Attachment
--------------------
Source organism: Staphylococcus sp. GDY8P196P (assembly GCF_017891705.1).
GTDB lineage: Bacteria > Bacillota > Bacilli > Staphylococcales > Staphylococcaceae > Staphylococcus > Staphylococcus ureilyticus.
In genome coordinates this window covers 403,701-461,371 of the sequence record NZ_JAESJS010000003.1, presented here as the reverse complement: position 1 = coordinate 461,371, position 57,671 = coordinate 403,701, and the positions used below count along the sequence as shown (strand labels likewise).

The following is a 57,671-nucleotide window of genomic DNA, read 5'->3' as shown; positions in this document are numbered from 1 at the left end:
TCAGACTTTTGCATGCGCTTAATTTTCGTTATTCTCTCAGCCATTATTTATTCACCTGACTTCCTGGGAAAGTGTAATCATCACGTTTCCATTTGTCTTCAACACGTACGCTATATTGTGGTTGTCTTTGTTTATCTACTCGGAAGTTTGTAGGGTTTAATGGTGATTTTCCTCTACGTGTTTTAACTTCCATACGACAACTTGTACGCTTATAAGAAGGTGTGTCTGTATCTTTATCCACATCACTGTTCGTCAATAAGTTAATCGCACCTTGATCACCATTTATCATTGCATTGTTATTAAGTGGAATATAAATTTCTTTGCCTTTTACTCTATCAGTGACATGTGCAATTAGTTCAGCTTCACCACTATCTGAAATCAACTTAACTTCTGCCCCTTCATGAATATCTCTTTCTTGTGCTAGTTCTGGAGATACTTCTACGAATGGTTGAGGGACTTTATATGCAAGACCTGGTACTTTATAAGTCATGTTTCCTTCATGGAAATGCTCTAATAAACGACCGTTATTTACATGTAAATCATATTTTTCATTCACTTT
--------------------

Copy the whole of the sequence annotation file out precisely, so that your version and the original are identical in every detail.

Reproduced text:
Source organism: Staphylococcus sp. GDY8P196P (assembly GCF_017891705.1).
GTDB lineage: Bacteria > Bacillota > Bacilli > Staphylococcales > Staphylococcaceae > Staphylococcus > Staphylococcus ureilyticus.
In genome coordinates this window covers 403,701-461,371 of the sequence record NZ_JAESJS010000003.1, presented here as the reverse complement: position 1 = coordinate 461,371, position 57,671 = coordinate 403,701, and the positions used below count along the sequence as shown (strand labels likewise).

The following is a 57,671-nucleotide window of genomic DNA, read 5'->3' as shown; positions in this document are numbered from 1 at the left end:
TCAGACTTTTGCATGCGCTTAATTTTCGTTATTCTCTCAGCCATTATTTATTCACCTGACTTCCTGGGAAAGTGTAATCATCACGTTTCCATTTGTCTTCAACACGTACGCTATATTGTGGTTGTCTTTGTTTATCTACTCGGAAGTTTGTAGGGTTTAATGGTGATTTTCCTCTACGTGTTTTAACTTCCATACGACAACTTGTACGCTTATAAGAAGGTGTGTCTGTATCTTTATCCACATCACTGTTCGTCAATAAGTTAATCGCACCTTGATCACCATTTATCATTGCATTGTTATTAAGTGGAATATAAATTTCTTTGCCTTTTACTCTATCAGTGACATGTGCAATTAGTTCAGCTTCACCACTATCTGAAATCAACTTAACTTCTGCCCCTTCATGAATATCTCTTTCTTGTGCTAGTTCTGGAGATACTTCTACGAATGGTTGAGGGACTTTATATGCAAGACCTGGTACTTTATAAGTCATGTTTCCTTCATGGAAATGCTCTAATAAACGACCGTTATTTACATGTAAATCATATTTTTCATTCACTTT